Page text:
show that there has been, as between the parties to this document, a waiver 
of some of its terms.”  As I shall show later on the last mentioned observation 
only has been taken exception to it later cases and must be held to be not good 
law in view of the decision of the Full Bench in the case of Lalit Mohan Ghost 
Vs. Gopali Chuck Coal Company 39 C 284: 12 Ind. Cas. 723 : 16 CWN 55 : 11 
CLJ 411, but I am not aware of any case of this Court which has either 
dissented from or even cast doubt upon the first mentioned observation of the 
learned Chief Justice.  In the same case Macpherson, J. made the following 
observations:
The defendant in this case does not attempt to give any evidence of an 
oral agreement rescinding or contradicting the contract as to amount of the 
rent payable, but as both the lower Courts have found, he did prove that since 
the time the agreement was entered into he had always paid rent at a lower 
rate than that stated in the agreement.   The evidence was, in my opinion,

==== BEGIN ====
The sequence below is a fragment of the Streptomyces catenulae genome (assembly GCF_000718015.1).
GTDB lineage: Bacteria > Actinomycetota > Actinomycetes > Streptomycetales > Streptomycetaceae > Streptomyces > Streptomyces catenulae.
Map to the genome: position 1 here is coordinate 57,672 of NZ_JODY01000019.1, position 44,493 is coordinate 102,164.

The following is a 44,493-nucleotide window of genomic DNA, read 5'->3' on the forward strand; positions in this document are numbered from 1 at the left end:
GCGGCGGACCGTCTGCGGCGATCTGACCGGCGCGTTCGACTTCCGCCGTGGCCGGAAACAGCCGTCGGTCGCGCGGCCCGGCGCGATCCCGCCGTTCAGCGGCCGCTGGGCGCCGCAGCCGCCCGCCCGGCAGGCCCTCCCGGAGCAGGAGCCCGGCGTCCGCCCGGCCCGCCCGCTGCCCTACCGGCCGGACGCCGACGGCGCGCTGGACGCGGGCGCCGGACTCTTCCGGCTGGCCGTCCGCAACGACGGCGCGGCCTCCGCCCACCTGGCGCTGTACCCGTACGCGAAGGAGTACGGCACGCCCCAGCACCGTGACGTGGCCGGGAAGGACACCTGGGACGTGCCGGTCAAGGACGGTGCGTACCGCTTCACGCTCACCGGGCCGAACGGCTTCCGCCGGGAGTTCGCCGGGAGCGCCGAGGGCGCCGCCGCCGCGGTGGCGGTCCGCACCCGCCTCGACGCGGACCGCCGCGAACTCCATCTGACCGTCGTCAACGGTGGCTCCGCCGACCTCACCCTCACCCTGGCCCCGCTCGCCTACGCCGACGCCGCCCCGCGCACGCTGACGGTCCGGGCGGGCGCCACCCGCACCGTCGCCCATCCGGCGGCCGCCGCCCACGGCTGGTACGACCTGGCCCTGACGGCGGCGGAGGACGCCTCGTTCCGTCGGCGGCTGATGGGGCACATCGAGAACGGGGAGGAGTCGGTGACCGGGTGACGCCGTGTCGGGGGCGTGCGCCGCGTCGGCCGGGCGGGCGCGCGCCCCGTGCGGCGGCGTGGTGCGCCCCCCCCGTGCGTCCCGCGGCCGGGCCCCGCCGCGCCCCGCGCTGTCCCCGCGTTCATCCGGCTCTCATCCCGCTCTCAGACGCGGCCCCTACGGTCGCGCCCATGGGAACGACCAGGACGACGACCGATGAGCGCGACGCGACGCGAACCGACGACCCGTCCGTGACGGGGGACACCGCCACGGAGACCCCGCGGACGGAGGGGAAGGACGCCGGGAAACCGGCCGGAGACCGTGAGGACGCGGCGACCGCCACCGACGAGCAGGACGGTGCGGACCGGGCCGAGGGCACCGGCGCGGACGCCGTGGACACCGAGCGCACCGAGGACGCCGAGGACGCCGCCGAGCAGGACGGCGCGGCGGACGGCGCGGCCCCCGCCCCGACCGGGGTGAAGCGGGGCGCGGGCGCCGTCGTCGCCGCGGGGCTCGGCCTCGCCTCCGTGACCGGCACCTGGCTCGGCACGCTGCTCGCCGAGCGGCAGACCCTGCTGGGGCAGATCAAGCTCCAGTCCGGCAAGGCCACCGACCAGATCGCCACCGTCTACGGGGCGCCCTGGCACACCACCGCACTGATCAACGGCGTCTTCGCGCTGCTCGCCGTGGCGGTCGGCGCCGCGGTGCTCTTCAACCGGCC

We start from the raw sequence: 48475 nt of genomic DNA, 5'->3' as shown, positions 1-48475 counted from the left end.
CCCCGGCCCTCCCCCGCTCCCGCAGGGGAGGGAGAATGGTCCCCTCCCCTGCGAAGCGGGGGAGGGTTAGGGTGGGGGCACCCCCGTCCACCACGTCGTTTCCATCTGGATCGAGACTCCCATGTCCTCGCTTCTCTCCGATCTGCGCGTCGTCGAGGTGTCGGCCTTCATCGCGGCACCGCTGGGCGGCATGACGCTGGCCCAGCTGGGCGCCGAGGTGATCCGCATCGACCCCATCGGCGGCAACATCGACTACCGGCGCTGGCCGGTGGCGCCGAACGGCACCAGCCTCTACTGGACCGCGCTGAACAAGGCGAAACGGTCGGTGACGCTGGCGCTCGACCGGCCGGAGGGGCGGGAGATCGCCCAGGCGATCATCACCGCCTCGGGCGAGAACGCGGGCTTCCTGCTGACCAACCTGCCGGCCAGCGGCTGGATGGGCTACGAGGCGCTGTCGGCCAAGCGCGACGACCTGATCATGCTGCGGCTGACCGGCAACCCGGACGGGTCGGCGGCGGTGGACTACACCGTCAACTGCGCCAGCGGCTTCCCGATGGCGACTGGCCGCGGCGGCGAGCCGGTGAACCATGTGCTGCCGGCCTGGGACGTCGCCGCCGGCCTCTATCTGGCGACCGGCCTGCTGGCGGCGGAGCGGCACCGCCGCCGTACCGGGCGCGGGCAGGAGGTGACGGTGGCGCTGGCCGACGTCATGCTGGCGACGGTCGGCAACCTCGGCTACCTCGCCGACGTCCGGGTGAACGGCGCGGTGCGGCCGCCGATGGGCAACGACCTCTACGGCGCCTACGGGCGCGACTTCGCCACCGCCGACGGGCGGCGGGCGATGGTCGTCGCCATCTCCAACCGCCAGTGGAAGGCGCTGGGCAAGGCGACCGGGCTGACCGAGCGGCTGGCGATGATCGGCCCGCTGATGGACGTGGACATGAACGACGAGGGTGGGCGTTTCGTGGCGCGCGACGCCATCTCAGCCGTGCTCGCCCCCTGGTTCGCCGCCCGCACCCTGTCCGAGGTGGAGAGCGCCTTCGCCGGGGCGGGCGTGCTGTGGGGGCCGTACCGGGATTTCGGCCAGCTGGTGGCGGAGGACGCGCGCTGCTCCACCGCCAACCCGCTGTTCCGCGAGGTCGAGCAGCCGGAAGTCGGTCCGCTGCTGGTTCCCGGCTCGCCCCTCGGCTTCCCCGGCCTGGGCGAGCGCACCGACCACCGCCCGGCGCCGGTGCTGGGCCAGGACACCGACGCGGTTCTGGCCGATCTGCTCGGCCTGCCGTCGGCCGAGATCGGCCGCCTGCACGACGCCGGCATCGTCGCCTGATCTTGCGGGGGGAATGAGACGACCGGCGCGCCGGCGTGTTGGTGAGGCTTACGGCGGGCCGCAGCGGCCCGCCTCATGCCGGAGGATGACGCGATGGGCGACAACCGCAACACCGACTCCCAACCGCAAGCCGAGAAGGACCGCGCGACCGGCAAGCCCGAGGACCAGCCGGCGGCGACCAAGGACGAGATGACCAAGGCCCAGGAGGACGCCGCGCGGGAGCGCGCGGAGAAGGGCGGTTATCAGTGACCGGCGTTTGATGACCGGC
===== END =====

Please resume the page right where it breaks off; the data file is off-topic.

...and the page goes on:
distinctly admissible, not for the purpose of contradicting  the terms of the 
agreement, but for the purpose of showing, as the learned Chief Justice has 
pointed out, that the intention of the parties was, that the agreement was 
from the first not intended to be acted upon.”
17.1 In any event, onus with regard to the lease deeds in issue would rest on the 
applicant / RKS.   As to what would be the effect of not seeking a declaration of Section 
34 of the Specific Relief Act, 1963 will be seen at the stage of final adjudication.  These 
are submissions made at the  bar; there is no reference to them either in the written 
statement or in the captioned application.IA 12530/2000 in CS(OS) 1823/2000 Page 15 of 17
18. This brings me to the first aspect.  As noticed hereinabove, the court by order dated 
24.01.2001 had directed that objections contained in the application under O. VII Rule 11 
CPC should be incorporated in the written statement.  It was only on 16.12.2003 that the 
court held issue no.24, 31, 32 and 33 be tried as preliminary issues.  A bare reading of the 
provisions of Order XIV Rule 2(2) would show  that preliminary issues are those issues 
which can be tried as pure question of law, and pertain to jurisdiction or to bar to the suit 
created by law in force.   Sub-rule (2) of Rule 2 of Order XIV is an exception to sub-rule 
(1) of rule (2) Order XIV which requires the court to try all issues.   Therefore, before a